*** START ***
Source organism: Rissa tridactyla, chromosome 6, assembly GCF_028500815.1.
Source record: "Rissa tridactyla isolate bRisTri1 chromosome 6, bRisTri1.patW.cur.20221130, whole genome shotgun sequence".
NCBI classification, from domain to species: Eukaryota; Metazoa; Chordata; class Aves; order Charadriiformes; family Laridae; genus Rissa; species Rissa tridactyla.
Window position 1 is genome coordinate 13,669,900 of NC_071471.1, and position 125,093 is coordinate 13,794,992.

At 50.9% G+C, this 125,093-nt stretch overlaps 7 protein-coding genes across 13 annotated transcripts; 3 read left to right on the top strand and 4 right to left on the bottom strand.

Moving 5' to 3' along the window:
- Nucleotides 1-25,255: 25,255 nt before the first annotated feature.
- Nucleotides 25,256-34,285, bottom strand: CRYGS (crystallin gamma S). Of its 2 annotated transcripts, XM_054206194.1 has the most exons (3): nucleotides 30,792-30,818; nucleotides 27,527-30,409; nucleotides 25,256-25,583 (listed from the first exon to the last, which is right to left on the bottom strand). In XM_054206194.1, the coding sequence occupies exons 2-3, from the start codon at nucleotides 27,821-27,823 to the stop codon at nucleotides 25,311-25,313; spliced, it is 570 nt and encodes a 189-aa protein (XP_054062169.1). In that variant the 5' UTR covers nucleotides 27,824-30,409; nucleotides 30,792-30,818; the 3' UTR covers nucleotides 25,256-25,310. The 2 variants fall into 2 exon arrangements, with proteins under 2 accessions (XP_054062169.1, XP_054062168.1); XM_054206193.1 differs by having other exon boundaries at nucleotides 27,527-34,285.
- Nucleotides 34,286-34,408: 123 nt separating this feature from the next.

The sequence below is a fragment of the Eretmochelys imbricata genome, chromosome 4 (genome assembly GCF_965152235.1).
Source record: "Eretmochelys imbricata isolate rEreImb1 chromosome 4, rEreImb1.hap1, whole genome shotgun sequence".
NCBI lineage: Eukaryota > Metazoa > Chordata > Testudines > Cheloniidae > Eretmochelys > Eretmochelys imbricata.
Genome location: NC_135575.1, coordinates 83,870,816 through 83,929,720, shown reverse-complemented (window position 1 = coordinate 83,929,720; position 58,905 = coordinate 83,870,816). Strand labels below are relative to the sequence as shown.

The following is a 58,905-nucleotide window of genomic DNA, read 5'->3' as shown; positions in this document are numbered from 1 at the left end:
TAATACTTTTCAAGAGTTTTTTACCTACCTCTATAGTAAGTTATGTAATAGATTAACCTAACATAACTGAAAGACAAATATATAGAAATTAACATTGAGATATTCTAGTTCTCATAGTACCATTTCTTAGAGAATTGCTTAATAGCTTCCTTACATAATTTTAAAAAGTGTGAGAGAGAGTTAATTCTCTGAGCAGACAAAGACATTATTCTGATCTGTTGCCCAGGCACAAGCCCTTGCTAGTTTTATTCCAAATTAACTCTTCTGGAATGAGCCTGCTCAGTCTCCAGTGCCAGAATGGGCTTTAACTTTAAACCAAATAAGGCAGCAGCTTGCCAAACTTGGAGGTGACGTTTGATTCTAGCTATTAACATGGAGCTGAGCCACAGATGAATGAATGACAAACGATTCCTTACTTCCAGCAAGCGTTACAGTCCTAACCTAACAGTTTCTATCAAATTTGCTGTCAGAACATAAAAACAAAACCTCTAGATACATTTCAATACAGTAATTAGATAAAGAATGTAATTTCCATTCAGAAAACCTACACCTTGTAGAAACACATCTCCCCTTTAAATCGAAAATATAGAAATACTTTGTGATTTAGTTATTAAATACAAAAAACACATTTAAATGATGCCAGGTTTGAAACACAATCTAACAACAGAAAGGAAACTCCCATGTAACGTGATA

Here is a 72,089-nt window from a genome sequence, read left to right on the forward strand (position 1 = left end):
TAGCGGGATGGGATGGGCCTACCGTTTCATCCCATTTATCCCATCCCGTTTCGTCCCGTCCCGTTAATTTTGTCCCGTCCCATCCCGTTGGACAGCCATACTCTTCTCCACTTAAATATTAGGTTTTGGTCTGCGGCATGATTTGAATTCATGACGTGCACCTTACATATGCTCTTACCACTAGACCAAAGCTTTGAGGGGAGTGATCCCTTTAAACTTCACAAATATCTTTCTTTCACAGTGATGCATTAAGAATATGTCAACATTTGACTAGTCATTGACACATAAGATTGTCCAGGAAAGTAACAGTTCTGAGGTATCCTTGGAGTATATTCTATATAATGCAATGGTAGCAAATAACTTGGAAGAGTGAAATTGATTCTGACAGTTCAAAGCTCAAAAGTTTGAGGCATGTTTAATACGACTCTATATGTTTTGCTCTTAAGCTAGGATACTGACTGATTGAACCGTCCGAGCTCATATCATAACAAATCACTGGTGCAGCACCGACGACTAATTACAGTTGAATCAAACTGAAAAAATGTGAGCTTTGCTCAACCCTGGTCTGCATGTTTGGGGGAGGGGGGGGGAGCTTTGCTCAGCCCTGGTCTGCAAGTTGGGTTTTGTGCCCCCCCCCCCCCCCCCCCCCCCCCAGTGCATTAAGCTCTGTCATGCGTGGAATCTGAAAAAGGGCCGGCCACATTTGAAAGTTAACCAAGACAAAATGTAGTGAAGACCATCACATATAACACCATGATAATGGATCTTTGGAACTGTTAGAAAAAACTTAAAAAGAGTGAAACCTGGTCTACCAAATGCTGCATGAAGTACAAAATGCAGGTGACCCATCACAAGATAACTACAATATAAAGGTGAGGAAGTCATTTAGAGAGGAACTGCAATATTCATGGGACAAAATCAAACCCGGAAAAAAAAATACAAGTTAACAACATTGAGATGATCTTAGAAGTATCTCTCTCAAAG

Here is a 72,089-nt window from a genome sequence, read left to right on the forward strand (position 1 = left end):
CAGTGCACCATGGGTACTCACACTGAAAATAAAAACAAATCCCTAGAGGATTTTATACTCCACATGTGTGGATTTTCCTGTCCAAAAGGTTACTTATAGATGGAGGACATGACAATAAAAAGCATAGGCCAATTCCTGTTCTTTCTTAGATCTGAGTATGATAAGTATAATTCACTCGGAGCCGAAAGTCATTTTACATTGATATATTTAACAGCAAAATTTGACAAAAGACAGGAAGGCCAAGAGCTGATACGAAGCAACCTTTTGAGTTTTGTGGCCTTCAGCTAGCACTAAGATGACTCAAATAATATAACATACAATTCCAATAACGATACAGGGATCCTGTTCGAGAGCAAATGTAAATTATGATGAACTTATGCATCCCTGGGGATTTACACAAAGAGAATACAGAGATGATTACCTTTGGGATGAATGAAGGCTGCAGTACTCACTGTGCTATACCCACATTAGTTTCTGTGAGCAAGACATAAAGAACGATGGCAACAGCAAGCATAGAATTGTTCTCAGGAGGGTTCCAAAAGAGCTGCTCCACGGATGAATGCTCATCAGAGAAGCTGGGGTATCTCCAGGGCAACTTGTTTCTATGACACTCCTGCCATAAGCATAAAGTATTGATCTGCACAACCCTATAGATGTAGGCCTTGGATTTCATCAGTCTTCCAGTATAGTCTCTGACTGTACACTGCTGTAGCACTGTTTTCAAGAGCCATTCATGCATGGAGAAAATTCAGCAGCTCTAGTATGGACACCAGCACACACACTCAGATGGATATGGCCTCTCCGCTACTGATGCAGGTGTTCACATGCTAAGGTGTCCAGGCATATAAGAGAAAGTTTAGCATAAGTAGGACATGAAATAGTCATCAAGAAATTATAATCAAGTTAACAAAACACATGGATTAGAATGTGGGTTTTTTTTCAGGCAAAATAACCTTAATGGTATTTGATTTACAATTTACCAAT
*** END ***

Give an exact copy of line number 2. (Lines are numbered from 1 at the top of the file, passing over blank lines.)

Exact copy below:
Source record: "Rissa tridactyla isolate bRisTri1 chromosome 6, bRisTri1.patW.cur.20221130, whole genome shotgun sequence".